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Enzyme Based Biosensors

Prepared by 1.Pritam Singh 2.Raja Chaudhary 3.Munish Kumar #.!urpreet Singh &.Jitendra Kumar *.'sho( Kumar -.Rohit !upta 8.Shubham Rathore 9.Manish Joshi 1 .!opa" Singh Rana 11.Ra$i %ada$ 12.'ni"(umar )iddi 13. +idhan So,

Table of contents
Introduction Why enzyme based biosensors? Working principle of enzyme based biosensor Components of biosensor - Basic parameters of biosensor - Main components of biosensor Types of enzyme based biosensors E amples of enzyme based biosensors !arameters of biosensor performance "pplications of biosensor "d#antages and disad#antages Challenges $uture prospects Conclusion %eferences

$ather of the Biosensor

!rofessor &eland C Clark 'nr ()(*-+,,-

Introduction

"n enzyme based biosensor is a self- contained Integrated de#ice that is capable of pro#iding specific .uantitati#e or semi- .uantitati#e analytical information using an enzyme/ a biological recognition element 0hich is in direct spatial contact 0ith a transducer element1

In shortbiosensor Biological response %esponse 2an analytical de#ice3 Electrical

Why enzyme based biosensors?


Enzymes ha#e a high selecti#ity for their substrates1 Enzymes can operate at moderate potentials because dri#ing force or potential that is needed to achie#e the enzymatic bio-catalysis is often #ery close to that of the substrate of the enzyme1 Impro#ement in enzyme stability 0hen enzymes are immobilized on transducer surface1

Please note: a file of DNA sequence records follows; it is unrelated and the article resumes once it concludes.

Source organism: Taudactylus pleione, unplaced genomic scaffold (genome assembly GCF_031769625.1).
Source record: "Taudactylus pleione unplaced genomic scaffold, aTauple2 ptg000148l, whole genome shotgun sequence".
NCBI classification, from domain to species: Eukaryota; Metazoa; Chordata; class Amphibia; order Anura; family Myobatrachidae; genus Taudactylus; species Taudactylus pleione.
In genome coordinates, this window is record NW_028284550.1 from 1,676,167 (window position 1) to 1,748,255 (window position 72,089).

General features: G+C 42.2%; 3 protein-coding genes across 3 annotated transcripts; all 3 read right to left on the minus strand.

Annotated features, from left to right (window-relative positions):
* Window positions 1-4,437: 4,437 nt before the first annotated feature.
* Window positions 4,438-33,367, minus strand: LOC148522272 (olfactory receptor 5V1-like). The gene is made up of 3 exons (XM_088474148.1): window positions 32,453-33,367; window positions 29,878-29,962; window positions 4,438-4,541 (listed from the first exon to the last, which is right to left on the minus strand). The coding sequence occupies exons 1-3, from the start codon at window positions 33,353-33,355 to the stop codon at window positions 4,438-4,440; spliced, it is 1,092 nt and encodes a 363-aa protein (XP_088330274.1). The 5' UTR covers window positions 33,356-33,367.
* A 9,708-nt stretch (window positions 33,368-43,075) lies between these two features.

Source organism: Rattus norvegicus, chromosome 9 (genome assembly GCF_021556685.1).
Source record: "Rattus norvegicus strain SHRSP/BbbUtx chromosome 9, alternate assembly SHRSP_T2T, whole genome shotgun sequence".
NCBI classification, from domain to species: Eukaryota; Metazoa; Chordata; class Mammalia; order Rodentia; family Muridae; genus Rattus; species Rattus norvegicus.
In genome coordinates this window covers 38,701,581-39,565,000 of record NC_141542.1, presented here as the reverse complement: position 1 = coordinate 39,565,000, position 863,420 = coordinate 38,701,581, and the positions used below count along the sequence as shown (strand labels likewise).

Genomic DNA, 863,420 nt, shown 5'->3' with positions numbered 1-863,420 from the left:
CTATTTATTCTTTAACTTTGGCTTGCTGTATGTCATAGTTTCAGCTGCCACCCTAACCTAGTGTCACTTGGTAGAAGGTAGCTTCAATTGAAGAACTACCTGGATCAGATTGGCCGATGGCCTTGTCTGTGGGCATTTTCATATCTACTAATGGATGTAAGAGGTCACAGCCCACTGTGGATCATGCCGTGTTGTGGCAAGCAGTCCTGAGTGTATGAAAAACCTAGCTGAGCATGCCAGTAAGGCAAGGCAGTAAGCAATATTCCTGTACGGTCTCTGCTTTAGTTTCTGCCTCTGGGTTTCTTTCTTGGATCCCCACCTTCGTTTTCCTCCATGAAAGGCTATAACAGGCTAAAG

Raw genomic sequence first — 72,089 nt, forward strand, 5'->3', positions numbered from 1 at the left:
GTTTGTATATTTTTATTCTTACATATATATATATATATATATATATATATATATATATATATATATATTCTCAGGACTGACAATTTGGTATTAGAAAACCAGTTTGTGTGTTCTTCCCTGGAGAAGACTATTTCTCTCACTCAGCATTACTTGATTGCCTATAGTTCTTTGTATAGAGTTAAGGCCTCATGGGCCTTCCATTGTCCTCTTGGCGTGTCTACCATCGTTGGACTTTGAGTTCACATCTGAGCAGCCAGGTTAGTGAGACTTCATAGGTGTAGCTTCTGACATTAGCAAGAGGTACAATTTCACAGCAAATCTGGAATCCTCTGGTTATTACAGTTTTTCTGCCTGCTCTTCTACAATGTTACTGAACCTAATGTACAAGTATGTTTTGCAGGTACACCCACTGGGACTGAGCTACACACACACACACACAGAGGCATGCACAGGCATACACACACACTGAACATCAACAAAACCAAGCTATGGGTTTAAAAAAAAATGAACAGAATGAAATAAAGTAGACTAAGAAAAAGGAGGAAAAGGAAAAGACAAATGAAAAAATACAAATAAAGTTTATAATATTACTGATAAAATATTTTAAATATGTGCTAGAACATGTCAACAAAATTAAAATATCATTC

Working principle of biosensor


Working principle of a biosensor in#ol#ed in three elements 0hich are follo0ing $irst biological recognition element 0hich highly specific to0ards the biological material analytes produce1 'na"yte4- It is a chemical constituent or substance that is the sub5ect of an analytical analysis1 6econd transducer detects and transduces signal from biological target receptor molecule to electrical signal 0hich is due to reaction occur1 Third after transduction signal from biological to electrical/ 0here its amplification is necessary takes place and read out in detector1 "fter processing the #alues are displayed for monitoring and controlling the system1

Components of biosensor
+asi. parameters o/ biosensor
The analyte 2What 0e 0ant to detect3 6ample handling 27o0 to deli#er the analyte to the sensiti#e region3 8etection9recognition 27o0 do 0e specifically recognize the analyte3 6ignal 27o0 do 0e kno0 there 0as a detection3

Main .omponents o/ biosensor


- The biocatalyst 2a3 0hich con#erts substrate to product1 - This reaction is determined by the transducer 2b3 0hich con#erts it to - The output from the transducer is amplified by amplifier 2c3 if re.uired1 - !rocessed by processor 2d3 - 8isplayed on display 2e3
an electrical signal1

Types of enzyme based biosensors


1. 0"e.tro.hemi.a" biosensor